Sep
12

## Normal Inverse Gaussian option pricer

To price and hedge derivative securities, it is crucial to have a good model of the probability distribution of the underlying product. The most famous continuous-time model is the celebrated Black Scholes model, which uses the Normal distribution to fit the log returns of the underlying.

As we know from empirical research, one of the main problems with the Black–Scholes model is that the data suggest that the log returns of stocks/indices are not Normally distributed as in the Black–Scholes model. The log returns of most financial assets do not follow a Normal law. They are skewed and have an actual kurtosis higher than that of the Normal distribution. Other more flexible distributions are needed.

Moreover, not only do we need a more flexible static distribution, but in order to model the behaviour through time we need more flexible stochastic processes (which generalize Brownian motion). Looking at the definition of Brownian motion, we would like to have a similar,i.e. with independent and stationary increments, process, based on a more general distribution than the normal. However, in order to define such a stochastic process with independent and stationary increments, the distribution has to be infinitely divisible, such processes are called Lévy processes, one example of such process is

As we know from empirical research, one of the main problems with the Black–Scholes model is that the data suggest that the log returns of stocks/indices are not Normally distributed as in the Black–Scholes model. The log returns of most financial assets do not follow a Normal law. They are skewed and have an actual kurtosis higher than that of the Normal distribution. Other more flexible distributions are needed.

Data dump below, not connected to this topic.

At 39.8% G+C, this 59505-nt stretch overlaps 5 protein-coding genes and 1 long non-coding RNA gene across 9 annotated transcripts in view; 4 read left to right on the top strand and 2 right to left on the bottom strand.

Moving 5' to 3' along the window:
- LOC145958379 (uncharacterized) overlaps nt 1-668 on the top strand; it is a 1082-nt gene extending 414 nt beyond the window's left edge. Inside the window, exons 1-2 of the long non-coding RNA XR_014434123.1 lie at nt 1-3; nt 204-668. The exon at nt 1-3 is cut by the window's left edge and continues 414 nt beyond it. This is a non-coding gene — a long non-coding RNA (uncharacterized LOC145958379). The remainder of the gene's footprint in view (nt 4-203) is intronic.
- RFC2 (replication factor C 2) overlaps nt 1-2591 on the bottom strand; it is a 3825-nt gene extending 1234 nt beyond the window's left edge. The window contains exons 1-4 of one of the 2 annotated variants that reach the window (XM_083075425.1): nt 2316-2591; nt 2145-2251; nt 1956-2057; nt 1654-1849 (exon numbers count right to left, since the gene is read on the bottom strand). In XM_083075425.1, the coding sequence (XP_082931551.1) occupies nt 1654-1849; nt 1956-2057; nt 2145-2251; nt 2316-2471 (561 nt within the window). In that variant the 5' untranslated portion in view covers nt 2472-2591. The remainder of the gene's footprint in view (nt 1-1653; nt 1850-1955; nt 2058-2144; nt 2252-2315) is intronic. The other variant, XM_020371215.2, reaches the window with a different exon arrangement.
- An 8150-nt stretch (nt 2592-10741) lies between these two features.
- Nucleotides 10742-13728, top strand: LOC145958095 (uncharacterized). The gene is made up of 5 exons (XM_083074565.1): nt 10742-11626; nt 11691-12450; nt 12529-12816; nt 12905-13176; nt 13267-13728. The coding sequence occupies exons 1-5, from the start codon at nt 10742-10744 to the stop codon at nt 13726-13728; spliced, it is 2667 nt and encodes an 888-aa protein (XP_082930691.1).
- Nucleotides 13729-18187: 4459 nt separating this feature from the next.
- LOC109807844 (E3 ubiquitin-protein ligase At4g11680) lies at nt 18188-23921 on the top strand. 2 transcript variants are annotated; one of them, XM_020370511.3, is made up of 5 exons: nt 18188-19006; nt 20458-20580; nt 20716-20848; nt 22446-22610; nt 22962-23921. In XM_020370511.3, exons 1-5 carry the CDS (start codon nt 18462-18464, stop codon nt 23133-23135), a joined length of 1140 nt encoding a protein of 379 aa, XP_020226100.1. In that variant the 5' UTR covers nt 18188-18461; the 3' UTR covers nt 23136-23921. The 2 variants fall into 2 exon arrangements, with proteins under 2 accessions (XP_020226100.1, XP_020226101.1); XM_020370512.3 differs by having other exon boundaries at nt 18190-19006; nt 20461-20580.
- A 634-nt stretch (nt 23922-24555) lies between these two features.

Moreover, not only do we need a more flexible static distribution, but in order to model the behaviour through time we need more flexible stochastic processes (which generalize Brownian motion). Looking at the definition of Brownian motion, we would like to have a similar,i.e. with independent and stationary increments, process, based on a more general distribution than the normal. However, in order to define such a stochastic process with independent and stationary increments, the distribution has to be infinitely divisible, such processes are called Lévy processes, one example of such process is

**normal inverse gaussian**(NIG).Normal Inverse Gauss option pricer (with Esscher transform correction), Excel + DLL, and a Maple worksheet with short explanations can be downloaded at http://www.axelvogt.de/axalom/NIG_tiny_withDLL.zip, more are at the main page of author http://www.axelvogt.de/axalom/index.html.

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